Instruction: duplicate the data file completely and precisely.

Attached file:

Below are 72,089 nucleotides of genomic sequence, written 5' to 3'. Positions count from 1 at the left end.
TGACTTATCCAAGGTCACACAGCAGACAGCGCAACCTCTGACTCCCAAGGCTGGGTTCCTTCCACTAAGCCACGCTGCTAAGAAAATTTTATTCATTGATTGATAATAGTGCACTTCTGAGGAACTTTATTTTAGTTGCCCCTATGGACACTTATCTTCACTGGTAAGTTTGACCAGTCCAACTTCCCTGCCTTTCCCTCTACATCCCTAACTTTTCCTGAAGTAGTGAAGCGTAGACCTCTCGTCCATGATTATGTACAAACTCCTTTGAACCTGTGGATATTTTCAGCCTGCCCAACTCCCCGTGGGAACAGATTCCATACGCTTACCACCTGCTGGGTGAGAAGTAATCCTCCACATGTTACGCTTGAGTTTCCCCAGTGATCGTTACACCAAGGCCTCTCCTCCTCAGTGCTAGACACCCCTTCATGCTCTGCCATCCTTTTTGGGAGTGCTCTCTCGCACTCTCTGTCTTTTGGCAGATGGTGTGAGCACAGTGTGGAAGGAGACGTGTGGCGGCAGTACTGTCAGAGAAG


Below are 72,089 nucleotides of genomic sequence, written 5' to 3'. Positions count from 1 at the left end.
TGACTTATCCAAGGTCACACAGCAGACAGCGCAACCTCTGACTCCCAAGGCTGGGTTCCTTCCACTAAGCCACGCTGCTAAGAAAATTTTATTCATTGATTGATAATAGTGCACTTCTGAGGAACTTTATTTTAGTTGCCCCTATGGACACTTATCTTCACTGGTAAGTTTGACCAGTCCAACTTCCCTGCCTTTCCCTCTACATCCCTAACTTTTCCTGAAGTAGTGAAGCGTAGACCTCTCGTCCATGATTATGTACAAACTCCTTTGAACCTGTGGATATTTTCAGCCTGCCCAACTCCCCGTGGGAACAGATTCCATACGCTTACCACCTGCTGGGTGAGAAGTAATCCTCCACATGTTACGCTTGAGTTTCCCCAGTGATCGTTACACCAAGGCCTCTCCTCCTCAGTGCTAGACACCCCTTCATGCTCTGCCATCCTTTTTGGGAGTGCTCTCTCGCACTCTCTGTCTTTTGGCAGATGGTGTGAGCACAGTGTGGAAGGAGACGTGTGGCGGCAGTACTGTCAGAGAAG